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We finally know how J&J’s one-shot coronavirus vaccine efficacy compares to two-dose vaccines

Published Jan 29th, 2021 10:53AM EST
Coronavirus Vaccine
Image: insta_photos/Adobe
  • Johnson & Johnson announced that its coronavirus vaccine candidate is highly effective against COVID-19 complications and death. However, the efficacy rate varies depending on the country, and it’s lower than the Pfizer/BioNTech and Moderna drugs.
  • The company said the vaccine was able to protect against severe coronavirus illness that can lead to hospitalization and death. The one-dose drug has been well-tolerated in Phase 3 trials, and no allergic reactions were observed.
  • The drug also showed proven effectiveness against the South African B.1.351 mutation, a new coronavirus strain that can evade some drugs and reduce existing vaccines’ effectiveness.
  • The J&J drug will be submitted to the FDA for Emergency Use Authorization next week, with the US having already preordered 100 million doses.

More than 86.14 million people received at least one COVID-19 vaccine dose as of January 28th, including 26.19 million Americans. But only 8.29 million people are fully vaccinated at this time, including 4.26 million people in the US. That’s because the number of available vaccines that are effective against the novel coronavirus is limited, and production issues as well as vaccination policies still hinder immunization campaigns. Things will hopefully soon improve, as another highly anticipated COVID-19 vaccine candidate has cleared Phase 3 trials successfully, with an Emergency Use Authorization (EUA) review to follow next week.

That’s the Johnson & Johnson vaccine candidate that has a few key advantages over the Pfizer/BioNTech and Moderna drugs. That said, the vaccine isn’t as highly effective as the two mRNA drugs that are already in use.

J&J said in a press release that its vaccine candidate is highly effective against severe COVID-19. The company also presented results for different regions. While the percentages below are lower than the 95% effectiveness of the BioNTech and Moderna vaccines, the J&J vaccine was actually being tested in regions where new COVID-19 strains were becoming dominant. As a result, the company knows exactly how effective the drug is against the troubling South African mutation. Here are the numbers:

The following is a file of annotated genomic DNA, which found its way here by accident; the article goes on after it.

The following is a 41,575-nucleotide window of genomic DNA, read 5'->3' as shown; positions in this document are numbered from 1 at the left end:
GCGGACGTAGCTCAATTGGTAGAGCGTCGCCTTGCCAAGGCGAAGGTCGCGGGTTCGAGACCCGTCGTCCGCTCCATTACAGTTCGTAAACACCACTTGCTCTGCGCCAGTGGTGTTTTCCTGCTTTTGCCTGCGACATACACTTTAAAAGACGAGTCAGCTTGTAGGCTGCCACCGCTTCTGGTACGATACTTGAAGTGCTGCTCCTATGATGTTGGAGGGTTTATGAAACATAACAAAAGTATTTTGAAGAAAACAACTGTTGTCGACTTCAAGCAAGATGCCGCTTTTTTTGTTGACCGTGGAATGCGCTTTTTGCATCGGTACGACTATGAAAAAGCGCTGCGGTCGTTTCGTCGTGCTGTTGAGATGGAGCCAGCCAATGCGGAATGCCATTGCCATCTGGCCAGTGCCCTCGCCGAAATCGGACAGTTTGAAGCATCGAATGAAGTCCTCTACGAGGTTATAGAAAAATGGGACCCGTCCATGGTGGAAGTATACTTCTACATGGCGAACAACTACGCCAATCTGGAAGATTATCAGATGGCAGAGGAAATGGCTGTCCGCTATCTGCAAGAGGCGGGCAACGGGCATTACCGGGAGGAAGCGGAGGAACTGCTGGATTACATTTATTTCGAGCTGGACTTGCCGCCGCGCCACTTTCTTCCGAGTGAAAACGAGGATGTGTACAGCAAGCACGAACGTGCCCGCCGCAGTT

• 72% effective in the US
  • 66% effective in Latin America
  • 57% effective in South Africa (B.1.351 mutation)
  • 66% effective overall at preventing moderate to severe COVID-19 28 days after vaccination
  • 85% effective overall at preventing severe COVID-19, and complete protection against COVID-19 hospitalization and death as of 28 days after vaccination

The vaccine requires one single dose and can be stored at normal refrigeration temperatures, which are both advantages over mRNA vaccines from Pfizer and Moderna. Despite the lower efficacy, the vaccine can be very useful at reducing transmission, especially at a time when there’s not enough vaccine supply to meet demand.

Johnson & Johnson said that the protection starts 14 days after the jab, and it was 85% effective at preventing severe disease across all regions at 28 days. The efficacy against severe disease increases over time, and there were no cases observed 49 days after injection. The drug works well across different age groups, with the company having recruited 43,783 volunteers across various geographies for the Phase 3 trial. The trial covered eight countries on three continents, with 34% of volunteers over 60.